The religious references within Rodnoverie are significantly eclectic. It draws inspiration from the oriental readings of Buddha, Mani, Zarathustra, and holy texts like the Bhagavad Gita. Within contemporary readings, we also find widespread influence from Russian translations of the works of Sir Aurobindo and Carlos Castaneda

It is estimated that there are at least well over 10,000 Rodnovers in Central and Eastern Europe, particularly Russia. While there are no extensive demographic statistics on Rodnovers, most studies conclude that more men than women are involved. A large majority of its followers are young, with an above-average education compared to the rest of the population.

Nationalist projects within Rodnoverie

Rodnoverie may be perceived as a vernacular project. On the political level, Rodnovers aim to challenge the corrupting ruling governments. On the level of society, it strives to promulgate a concrete feeling of communality. On the spiritual level, it attempts at dissolving structures of Christian hierarchy and propagates a direct connection with the sacrosanct.

Their scepticism towards the centralisation of power stems from Russia’s history of falling into the hands of autocratic monarchies and totalitarian communist regimes. While Rodnovers often subscribe to a multitude of political affiliations, a common thread of social solidarity runs across the multiple means by which different Rodnovers aim to achieve it.

In eastern Europe, for instance, one of the most prominent features of this movement is nationalism – often delving into ultra-nationalist and antisemitic beliefs. It usually attracts those who believe Christianity to be the religion of the weak. For instance, in The Blow of the Russian Gods, Rodnover theoretician Vladimir Istarkhov writes, “Russian . . . paganism, in contrast to Christianity, raised proud, brave, life-celebrating, strong in spirit, independent personalities, people of honour and dignity”. However, one may also find groups that condemn national chauvinism. While parts of the movement remain tangible and overt in their political motives, many resorts to the revival of native culture. There is also a notable tradition of the restoration of myth (such as the Russian thunder myth) with political structures to examine the socio-political underpinnings of the Russian society and reassert ancient values amongst its adherents.

It is no surprise, given the rise of ultra-national native faith in eastern Russia, that Rodnovers often gravitate towards extreme ends of the political spectrum in comparison to supporters who view themselves at the centre of the political spectrum. This is also signified in the perceptions of veche.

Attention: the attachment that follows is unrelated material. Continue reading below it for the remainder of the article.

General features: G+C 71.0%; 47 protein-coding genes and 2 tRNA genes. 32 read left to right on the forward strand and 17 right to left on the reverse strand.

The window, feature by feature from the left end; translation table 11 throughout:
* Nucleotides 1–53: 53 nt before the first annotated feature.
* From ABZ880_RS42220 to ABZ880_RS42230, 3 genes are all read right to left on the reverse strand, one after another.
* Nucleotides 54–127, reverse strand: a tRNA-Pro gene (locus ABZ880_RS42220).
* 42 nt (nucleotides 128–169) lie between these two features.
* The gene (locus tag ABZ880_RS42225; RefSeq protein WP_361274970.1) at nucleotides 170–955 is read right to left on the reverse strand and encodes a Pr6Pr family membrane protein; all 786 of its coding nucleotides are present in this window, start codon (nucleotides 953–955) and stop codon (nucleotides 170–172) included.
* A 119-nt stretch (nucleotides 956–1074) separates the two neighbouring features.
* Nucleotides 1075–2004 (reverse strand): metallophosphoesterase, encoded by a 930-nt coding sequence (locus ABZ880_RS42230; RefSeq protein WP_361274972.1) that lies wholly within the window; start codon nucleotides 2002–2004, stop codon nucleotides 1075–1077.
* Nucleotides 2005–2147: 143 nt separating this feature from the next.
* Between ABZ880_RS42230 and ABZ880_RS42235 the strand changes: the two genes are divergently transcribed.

Veche may be perceived in its literal sense as an assembly of free Russian men, thereby connected to an elitist and patriarchal ideology. Criticism of the veche idea of democracy, while it may be understood as a radical denunciation of democracy altogether, could also be reflective of the contempt against the contemporary system of Russian politics. In such a case, the criticism thus becomes more about a lack of democracy. Therefore, the veche is an emblem of democratic ideals as well as an argument in favour of nationalist rhetoric. It finds resonance with both liberals seeking to dissolute the global and the local in their movements seeking to expand neopaganism and ethnic nationalists who hold onto the ethnic purity of their religion to protect themselves from the foreign other’, thus creating their own state.


Aitamurto, K. (n.d.). Egalitarian Utopias and Conservative Politics. 10.

Aitamurto, K. (2016). Paganism, Traditionalism, Nationalism: Narratives of Russian Rodnoverie (1st ed.). Routledge.

Aitamurto, K., & Simpson, S. (n.d.). Modern Pagan and Native Faith Movements in Central and Eastern Europe (Studies in Contemporary and Historical Paganism). 555.

Kolstø, P., & Blakkisrud, H. (Eds.). (2016). The new Russian nationalism: Imperialism, ethnicity and authoritarianism 2000-15. Edinburgh University Press.

Laruelle, M. (2008). Alternative identity, alternative religion? Neopaganism and the Aryan myth in contemporary Russia. Nations and Nationalism, 14(2), 283–301.

McKay, G., Williams, C., Goddard, M., & Foxlee, N. (Eds.). (2009). Subcultures and New Religious Movements in Russia and East-Central Europe. Peter Lang UK.

Menzel, B., Hagemeister, M., & Rosenthal, B. G. (Eds.). (2012). The New Age of Russia: Occult and esoteric dimensions. Otto Sagner.

Yanov, A. (2014, September 19). The Drama of Veche Magazine. Part 2. Institute of Modern Russia.